Registering Your Business for GST

by Maria Onzain
Posted: January 28, 2020

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When you are running your own company, staying on top of your finances is vital. As a minimum, you will need to have a basic knowledge of small business accounting and may even find it useful to use specialist accounting software.

One of those imperative accounting responsibilities all business owners need to know about is GST. But when do you need to register for it and how do you proceed once your business is GST registered? Read this guide to discover the answers to these questions and more.

What is GST?

GST stands for Goods and Services Tax. In simple terms, it’s a value-added tax of 10% that is added to goods that are either sold or consumed in Australia. There are some exceptions, which you will find explained in more detail later in this guide.

Who needs to register for GST?

If your business falls into one of these three categories, it will need to become GST registered:

  1. Companies registered in Australia with an annual turnover of $75,000 or more.
  2. Non-for-profit organisations with a yearly turnover of $150,000 or more.
  3. All taxi drivers and ride-sourcing drivers, regardless of the turnover.

If you are not currently required to register for GST, remember to check back to these criteria regularly.

When should I register for GST?

If you meet any of the above requirements, you must register for GST within 21 days of meeting any of the circumstances.

Failing to register for GST when you meet the above criteria could mean you will be made to pay GST on any sales that you have made since the date you were required to register. Penalties and interest may also be applied.

How can I register for GST?

Before you register for GST, you need to have an Australian Business Number (ABN). This is an 11-digit number given by the Australian Government to identify your business.

Once you have your ABN, there are three ways to register your business for GST:

  1. You can do it online via the ATO Business Portal.
  2. By phone, calling 13 28 66.
  3. Through a registered tax agent or BAS agent (Business Activity Statement Agent).

What do you need to do once you have registered for GST?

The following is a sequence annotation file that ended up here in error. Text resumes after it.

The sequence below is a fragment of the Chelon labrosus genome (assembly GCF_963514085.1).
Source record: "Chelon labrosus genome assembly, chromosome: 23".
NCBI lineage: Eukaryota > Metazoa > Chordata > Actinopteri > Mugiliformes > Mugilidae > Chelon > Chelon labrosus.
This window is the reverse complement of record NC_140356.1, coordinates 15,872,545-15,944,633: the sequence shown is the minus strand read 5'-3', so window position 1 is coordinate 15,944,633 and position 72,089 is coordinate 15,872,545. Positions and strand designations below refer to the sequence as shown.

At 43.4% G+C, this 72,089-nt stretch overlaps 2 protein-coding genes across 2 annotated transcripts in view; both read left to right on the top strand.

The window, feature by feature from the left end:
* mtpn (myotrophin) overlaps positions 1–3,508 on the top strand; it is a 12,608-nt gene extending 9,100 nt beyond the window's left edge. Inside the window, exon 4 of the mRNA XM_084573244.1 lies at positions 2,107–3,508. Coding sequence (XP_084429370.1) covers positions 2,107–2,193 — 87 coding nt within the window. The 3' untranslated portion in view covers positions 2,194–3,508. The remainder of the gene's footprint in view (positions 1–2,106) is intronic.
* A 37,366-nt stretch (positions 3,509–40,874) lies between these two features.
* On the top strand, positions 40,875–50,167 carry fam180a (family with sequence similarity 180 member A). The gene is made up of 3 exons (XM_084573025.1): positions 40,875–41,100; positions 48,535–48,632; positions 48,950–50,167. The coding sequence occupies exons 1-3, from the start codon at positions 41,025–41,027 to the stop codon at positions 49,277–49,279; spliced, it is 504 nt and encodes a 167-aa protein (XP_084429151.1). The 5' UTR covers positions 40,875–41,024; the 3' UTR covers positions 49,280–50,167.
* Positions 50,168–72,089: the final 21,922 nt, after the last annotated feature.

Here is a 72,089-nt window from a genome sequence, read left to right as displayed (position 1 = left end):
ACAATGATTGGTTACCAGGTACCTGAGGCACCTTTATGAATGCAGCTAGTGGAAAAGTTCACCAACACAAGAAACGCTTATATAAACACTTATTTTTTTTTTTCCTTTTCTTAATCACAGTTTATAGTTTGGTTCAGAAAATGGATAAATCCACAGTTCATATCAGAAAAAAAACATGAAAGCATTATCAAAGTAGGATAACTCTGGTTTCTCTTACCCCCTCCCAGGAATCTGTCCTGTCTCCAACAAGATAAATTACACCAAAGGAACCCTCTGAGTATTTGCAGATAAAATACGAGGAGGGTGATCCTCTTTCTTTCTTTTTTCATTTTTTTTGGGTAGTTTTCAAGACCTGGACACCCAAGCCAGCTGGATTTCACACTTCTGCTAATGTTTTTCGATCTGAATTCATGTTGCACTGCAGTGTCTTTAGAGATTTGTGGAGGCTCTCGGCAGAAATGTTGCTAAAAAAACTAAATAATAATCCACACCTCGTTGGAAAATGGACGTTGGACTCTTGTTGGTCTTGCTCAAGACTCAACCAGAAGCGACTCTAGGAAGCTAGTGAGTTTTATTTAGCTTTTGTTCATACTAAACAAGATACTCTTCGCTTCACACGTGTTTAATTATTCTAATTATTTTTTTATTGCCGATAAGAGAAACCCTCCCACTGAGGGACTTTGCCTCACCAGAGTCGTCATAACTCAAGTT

Now that you are registered for GST, there are several additional steps you need to follow:

  • Remember to include GST in your prices for all goods and services you sell for over $82.50.
  • You will need to issue tax invoices to your buyers. These should include information such as your ABN and the total amount to pay, including GST.
  • Make sure you keep all your tax invoices.
  • Lodge a Business Activity Statement (BAS) to report your sales and purchases. Then, at the end of the financial year, you will need to either pay GST or receive a GST refund.

How can you claim GST?

Claiming GST is something you also need to be clear about. You can claim GST back when:

  • You have purchased goods or services for your business.
  • A customer has left you with bad debt.

You will need to calculate the amount of GST credits you’re due, but this can then be offset against the total amount of GST you owe.

What do you need to know about GST-free sales?

It’s important to know that some sales are GST-free, so if you are selling them, you shouldn't include GST in the price. If your transaction can be divided into different parts and one or more of those parts are GST-free, the sale will be partly taxable.

Some of the main GST-free products and services include basic food, health and care, some medical and some education courses. For full details, we recommend that you check the ATO website.

Where can you get more information?

Hopefully, this guide has helped to answer some of your GST questions. If you would like more information though or you have further questions about your tax obligations, contact the Australian Taxation Office (ATO) or visit their website.

Are you interested in developing your skills and experience in this area further? Explore Open Colleges’ selection of accounting and finance courses now.

 

Maria Onzain

Maria Onzain

Maria Onzain is a journalist and content marketing expert writing for Open Colleges about education, career, wellbeing, and innovation. With a degree in journalism and a master in international marketing, she covers stories on online publications about ed-tech, business, and women. She is passionate about entrepreneurship and all things digital and, in her spare time, she writes on her blog Travel for Food Hub.

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